Agricultural Science: Society's Cornerstone

Three Agricultural Science students stand smiling in a lush greenhouse with hundreds of potted plants, a biological microscope, a tablet computer, test tubes, and a beaker filled with emerald-hued fluid.
Jared Libby

Agriculture is a staple of human civilization. We coexist with natural resources and wildlife, providing the sustenance we need to survive. As stewards of the planet, we must be responsible for sensibly handling our resources with equitable intent. For millennia, soil cultivation for crops and livestock production has influenced our world. The verdant pastures, gilded wheat fields, and wading fisheries entwined to introduce a foundation for social and economic prosperity. We blinked, and modern land management flourished across generations. The comforts we share today would be impossible without the principles of Agricultural Science guiding our works throughout history. TMCC’s new Associate of Science degree may shape your future in such prolific ways.

Faithfully Plant a Seed, Reap a Harvest

Let’s unravel the details before canvassing the gratifying, physical, sustainable, and fundamental pursuits you’ll experience in your studies: what to expect, academic outcomes, and career pathways. A two-year transferable program with dual tracks, General Agriculture and Animal Science, this curriculum will prepare you to emerge as a professional in a trade with immense employment potential and substantial salaries. Courses are in-person or online, so a flexible schedule can suit your learning style.

Globally, this industry is relentlessly booming, sprouting revolutionary technologies to advance efficiency using brilliant, noninvasive, environmentally sound methods. If you have an aptitude for Math, Science, and Economics, this degree program has a lot to offer and plenty of career choices.

In our daily lives, agricultural expertise is quintessential for nutrients, fuel, fabrics, sports, commerce, hygiene, and entertainment. Its threads span contemporary society’s privileges; what we find comfort in was likely grown on a farm. Don’t underestimate a single corn stalk’s versatility. For example, ethanol, an oil derivative of corn, is commonly found in gasoline, organically procured by ranchers. Its starch is a material in tire manufacturing, an interesting tidbit to consider when recharging your electric vehicle, filling up at the pump, or driving on the roadways. Careers in greenhouses, prairies, laboratories, and offices originate fresh ideas to carefully use agricultural products, safeguarding today’s populations for the future through their research.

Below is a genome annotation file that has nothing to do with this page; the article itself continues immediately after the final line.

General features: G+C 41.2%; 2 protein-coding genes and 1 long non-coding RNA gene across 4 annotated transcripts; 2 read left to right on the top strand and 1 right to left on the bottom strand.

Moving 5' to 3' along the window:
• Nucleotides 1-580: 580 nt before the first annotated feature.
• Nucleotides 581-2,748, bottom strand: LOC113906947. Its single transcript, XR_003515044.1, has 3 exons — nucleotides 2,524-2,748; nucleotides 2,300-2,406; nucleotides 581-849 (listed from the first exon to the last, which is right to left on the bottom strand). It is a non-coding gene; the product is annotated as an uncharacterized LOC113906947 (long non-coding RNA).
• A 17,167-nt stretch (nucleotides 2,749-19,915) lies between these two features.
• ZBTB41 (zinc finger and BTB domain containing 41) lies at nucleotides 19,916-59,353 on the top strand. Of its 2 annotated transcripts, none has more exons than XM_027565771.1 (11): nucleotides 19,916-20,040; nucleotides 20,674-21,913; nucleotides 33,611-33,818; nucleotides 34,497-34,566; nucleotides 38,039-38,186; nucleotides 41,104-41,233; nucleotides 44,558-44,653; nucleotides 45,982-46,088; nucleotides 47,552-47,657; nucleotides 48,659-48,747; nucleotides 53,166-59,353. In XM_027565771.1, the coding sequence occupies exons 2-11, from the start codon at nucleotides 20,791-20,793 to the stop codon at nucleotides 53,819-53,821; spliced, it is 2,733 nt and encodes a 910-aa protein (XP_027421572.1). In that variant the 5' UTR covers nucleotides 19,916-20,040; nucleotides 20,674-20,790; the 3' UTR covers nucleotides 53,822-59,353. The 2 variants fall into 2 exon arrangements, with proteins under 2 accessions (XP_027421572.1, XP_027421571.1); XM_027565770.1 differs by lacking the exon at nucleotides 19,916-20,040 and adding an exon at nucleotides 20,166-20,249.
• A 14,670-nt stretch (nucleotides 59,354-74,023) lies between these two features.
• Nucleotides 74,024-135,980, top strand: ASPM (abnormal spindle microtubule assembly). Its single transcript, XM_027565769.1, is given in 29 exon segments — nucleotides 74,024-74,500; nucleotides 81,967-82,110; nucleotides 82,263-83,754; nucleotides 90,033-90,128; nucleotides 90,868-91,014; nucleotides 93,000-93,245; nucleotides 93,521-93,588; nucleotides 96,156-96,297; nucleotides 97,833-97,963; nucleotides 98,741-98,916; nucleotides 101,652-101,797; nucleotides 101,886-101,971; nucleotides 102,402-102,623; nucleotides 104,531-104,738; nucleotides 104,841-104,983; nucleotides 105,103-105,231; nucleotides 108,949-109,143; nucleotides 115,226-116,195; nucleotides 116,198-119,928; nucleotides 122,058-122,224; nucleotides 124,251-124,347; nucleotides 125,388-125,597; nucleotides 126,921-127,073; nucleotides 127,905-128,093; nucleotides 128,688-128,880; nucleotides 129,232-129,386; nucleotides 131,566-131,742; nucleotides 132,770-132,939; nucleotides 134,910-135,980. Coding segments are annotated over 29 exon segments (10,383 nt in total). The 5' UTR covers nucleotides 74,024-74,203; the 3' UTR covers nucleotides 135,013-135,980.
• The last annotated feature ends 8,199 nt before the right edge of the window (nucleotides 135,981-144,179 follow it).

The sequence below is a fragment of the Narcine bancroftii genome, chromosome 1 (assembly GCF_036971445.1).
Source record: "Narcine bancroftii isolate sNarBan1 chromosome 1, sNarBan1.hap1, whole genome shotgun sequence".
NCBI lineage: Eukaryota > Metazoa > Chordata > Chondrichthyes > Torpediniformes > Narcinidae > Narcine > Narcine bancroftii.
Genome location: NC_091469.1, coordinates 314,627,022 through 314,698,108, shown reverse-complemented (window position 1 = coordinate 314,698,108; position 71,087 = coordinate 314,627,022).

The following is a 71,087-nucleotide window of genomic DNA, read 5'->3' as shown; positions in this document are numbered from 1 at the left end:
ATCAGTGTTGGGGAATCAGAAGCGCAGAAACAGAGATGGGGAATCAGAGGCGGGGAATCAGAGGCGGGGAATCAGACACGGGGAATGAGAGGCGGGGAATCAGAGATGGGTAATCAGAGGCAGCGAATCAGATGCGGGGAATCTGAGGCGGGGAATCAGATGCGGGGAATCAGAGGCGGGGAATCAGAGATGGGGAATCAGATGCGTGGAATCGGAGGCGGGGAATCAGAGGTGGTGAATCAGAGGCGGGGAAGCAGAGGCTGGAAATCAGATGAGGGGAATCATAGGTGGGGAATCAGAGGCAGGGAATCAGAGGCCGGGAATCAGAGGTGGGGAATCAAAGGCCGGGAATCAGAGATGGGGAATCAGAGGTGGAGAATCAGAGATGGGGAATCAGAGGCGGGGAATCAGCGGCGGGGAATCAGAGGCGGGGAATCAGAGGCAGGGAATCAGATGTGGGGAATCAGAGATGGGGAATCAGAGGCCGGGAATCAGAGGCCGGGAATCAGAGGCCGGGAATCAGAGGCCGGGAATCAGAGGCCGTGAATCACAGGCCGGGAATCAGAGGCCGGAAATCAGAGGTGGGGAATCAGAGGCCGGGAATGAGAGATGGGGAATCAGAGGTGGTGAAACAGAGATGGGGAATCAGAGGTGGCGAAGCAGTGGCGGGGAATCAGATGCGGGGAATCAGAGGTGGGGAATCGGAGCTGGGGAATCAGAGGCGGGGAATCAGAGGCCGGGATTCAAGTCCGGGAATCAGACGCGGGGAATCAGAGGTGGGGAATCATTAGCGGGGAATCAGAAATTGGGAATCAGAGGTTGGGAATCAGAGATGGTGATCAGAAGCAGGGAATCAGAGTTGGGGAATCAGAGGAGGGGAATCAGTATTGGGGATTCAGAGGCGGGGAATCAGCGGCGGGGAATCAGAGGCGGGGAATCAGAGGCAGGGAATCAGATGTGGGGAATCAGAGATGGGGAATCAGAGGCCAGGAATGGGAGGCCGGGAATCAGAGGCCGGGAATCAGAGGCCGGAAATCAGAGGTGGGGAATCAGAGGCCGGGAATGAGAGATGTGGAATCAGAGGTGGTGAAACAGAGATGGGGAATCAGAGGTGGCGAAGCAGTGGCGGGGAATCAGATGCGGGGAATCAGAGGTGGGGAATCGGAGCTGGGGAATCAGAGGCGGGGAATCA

Dr. Meeghan Gray, TMCC Biology Professor, candidly conveyed its value in Nevada and how students will inherit a dynamic familiarity with sustenance yields and their astronomical influence on civilizations.

“Agricultural science is under the biological umbrella, focusing on eatables and fiber creation. Our degree is the base for students to understand terminology, management principles, nutrition, physiology, and quantitative reasoning skills. This educational avenue will guide them to successful positions in a business eagerly seeking personnel,” Gray said.

This exceptional, conscientious calling has specializations galore. If you find an intriguing subject, pursue it. Check out this variety:

  • Agribusiness Manager
  • Agricultural Educator
  • Agricultural Engineer
  • Agricultural Equipment Technician
  • Agricultural Journalist
  • Agronomist
  • Animal Breeder
  • Aquaculturist
  • Environmental Engineer
  • Farmer
  • Farm Equipment Mechanic
  • Feed Mill Manager
  • Livestock Producer
  • Natural Resources Scientist
  • Produce Inspector
  • Soil Scientist
  • Turf Manager
  • Veterinarian
  • Wildlife Biologist

Your experiments could uncover or advance historic, novel techniques that benefit our ecosystem, conserving energy, labor costs, and water. Imagine inventing transformative practices to process, package, and deliver produce. Study the terrain’s composition beneath your feet and brainstorm strategies to enrich it. Communicate your findings to scientific agencies, distribution facilities, and the public for collaboration. Travel between centers to oversee the implementation of current projects. Wherever this undertaking leads, you’ll be prominent in evolving our purpose and, by extension, the locations we call home.

“Agriculture impacts everyone and is critical to maintaining and developing international food systems. It’s one of the most important sectors in Nevada and contributes significantly to state and rural community economies. We have a large cow-calf market, including onion and potato suppliers nationally. There is always a continued desire to teach the next class of students to contend with the demands facing local farmers,” Gray said.

For more information, please visit the Agricultural Science website.